Wild, windy island weather may not be ideal for sunbathing, but it's perfect for electricity from the wind and waves. Scotland is taking a lead in transitioning to green energy, says Energy Minister Fergus Ewing.
Deutsche Welle: Scotland has set itself a target of meeting 100 percent of its electricity consumption from renewable sources by 2020. That seems like an ambitious goal. How are you going to achieve it?
Fergus Ewing: We are confident, that the target, while being ambitious, is achievable. Renewables and emissions targets go hand in hand. Like Germany, we do not wish to see nuclear power stations. We are - in relation to our emissions - almost two thirds of the way towards meeting our 42 percent target by 2020. Our emissions have fallen by 27.6 percent from 1990.
With regard to our renewables targets, in 2011, we generated 35 percent of our electricity from renewables, which is a substantial increase from before. We have a long way to go, and there are many challenges. We are tackling these methodically and working with industries and universities as well as seeking to build and maintain a constructive relationship with the UK government, which shares our objectives on renewables and emissions.
Presumably one of the challenges would be getting the renewable energy from the areas where it's produced onto the national grid and then transported to where it is needed?
The upgrade of the grid is essential in Scotland and the UK. The grid was constructed around fifty or sixty years ago to take power from coalfields in the industrial heartlands of Scotland and England to the population who were living in the heartlands. So there was no need to connect the grid to the Pentland Firth [Ed. note: the area between northern Scotland and the Orkney Isles] or the West Coast of Scotland.
So we now need to connect the grid to where the offshore wind, the wave, tidal, onshore wind energy prospects are. And they are not in the center of our cities. We have a plan to upgrade the grid, and we have an improved investment of seven thousand million pounds ($11.3 billion). These are practical problems, which can be solved by government and industry working together. It takes some time - years to do that - but where there is a clear leadership and a will to succeed. I think in Germany and in Scotland and the UK, we can succeed.
Are you confident the grid will be extended in time to meet the 2020 targets?
We have already made substantial progress - faster than our friends south of the border. Obviously, the capacity to do that is another challenge, because it requires design, civil engineering and companies to deliver it. The government has to make sure we can provide the necessary training for people in the construction sector perhaps, to diversify into grid work away from their traditional construction sectors, which have had difficult times recently.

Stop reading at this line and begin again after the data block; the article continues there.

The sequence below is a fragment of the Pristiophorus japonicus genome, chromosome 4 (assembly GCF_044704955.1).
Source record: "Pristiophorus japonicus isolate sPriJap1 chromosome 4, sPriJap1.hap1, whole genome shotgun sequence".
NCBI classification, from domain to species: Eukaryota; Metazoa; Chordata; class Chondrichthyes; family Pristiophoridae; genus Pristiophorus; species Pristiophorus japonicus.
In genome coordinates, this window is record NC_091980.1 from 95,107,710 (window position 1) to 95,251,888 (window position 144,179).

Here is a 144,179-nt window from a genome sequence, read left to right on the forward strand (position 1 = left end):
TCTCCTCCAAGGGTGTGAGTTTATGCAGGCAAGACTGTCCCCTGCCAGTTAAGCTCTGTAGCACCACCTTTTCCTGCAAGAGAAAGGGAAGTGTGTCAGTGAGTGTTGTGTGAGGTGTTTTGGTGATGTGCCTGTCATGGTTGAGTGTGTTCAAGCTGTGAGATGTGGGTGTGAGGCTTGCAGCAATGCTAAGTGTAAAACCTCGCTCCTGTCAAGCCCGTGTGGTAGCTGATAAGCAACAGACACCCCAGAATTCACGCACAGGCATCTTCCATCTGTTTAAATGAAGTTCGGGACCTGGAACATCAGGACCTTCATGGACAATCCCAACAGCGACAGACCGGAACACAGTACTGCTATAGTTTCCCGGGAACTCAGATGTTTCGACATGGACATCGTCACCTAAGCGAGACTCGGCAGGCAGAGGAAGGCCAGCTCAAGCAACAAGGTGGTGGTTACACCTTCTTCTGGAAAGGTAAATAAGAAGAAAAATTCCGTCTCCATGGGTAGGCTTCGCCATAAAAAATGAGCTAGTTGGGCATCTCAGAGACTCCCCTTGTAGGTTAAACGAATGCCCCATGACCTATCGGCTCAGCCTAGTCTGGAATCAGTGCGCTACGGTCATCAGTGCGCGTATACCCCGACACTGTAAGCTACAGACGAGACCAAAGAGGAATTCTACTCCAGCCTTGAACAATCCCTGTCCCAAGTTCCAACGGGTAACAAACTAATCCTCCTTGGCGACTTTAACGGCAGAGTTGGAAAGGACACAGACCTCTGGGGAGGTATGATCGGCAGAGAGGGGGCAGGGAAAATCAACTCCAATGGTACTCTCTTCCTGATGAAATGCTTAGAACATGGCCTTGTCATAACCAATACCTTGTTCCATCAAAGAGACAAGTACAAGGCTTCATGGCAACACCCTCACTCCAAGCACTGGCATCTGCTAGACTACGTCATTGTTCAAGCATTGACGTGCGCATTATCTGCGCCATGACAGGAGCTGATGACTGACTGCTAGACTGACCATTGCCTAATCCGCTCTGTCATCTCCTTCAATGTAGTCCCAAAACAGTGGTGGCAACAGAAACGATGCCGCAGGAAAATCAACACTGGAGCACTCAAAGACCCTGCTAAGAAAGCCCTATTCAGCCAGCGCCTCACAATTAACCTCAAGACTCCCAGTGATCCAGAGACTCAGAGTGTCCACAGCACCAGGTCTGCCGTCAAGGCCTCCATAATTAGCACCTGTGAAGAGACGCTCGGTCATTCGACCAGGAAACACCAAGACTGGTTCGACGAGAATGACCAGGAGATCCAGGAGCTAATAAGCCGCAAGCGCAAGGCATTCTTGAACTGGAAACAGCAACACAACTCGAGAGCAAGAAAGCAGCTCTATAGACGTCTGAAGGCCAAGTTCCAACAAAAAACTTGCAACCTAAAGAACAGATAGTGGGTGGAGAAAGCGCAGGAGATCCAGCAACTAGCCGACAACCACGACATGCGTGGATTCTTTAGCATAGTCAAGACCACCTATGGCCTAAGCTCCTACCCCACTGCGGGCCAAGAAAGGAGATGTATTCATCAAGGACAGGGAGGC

Had it not been for the success we had in onshore wind, there would have been no case, no rationale, no justification for the grid upgrade. Perhaps in forty or fifty years' time we will be seeing a European supergrid, and electricity being traded as freely as other goods, services and commodities are. That surely would be a desirable outcome.
When it comes to the share of the different technologies, what part would the marine energy sector play?
There are 140 wind turbines at Scotland's Whitelee Wind Farm, making it the largest onshore wind farm in Europe
Well, here we have sought to take a lead. We set up EMEC - that's the European Marine Energy Center in Orkney. It has twelve berths. Now its problem is one of capacity. The berths are full, and we're looking to the future. It is the sole grid-connected testing center for prototype wave and tidal energy devices in the world. It's given a lead, and we want to see it continue and succeed further. We've moved away from the prototype stage now, and we have plans from a variety of major companies to proceed with very large projects in the Pentland Firth, which is where the Atlantic Ocean meets the North Sea, and there's a lot of wave and tidal activity.
The applications in cumulo for wave and tidal projects for the Pentland Firth are of the order of 1.7 gigawatts. That's a massive quantity, bearing in mind that, in Scotland, we consume six gigawatts. So we are moving from the prototype stage to setting up demonstration arrays, then commercial arrays. We have other exciting projects off the West Coast of Scotland, and we want to see wave and tidal energy succeed.
I think it was Barack Obama who said the country that develops new forms of energy will be the country that leads the world economy, and that sounds like quite a good prospect to aim for.
Fergus Ewing has been Scotland's federal minister for energy, enterprise and tourism since May 2011.
Interview: Irene Quaile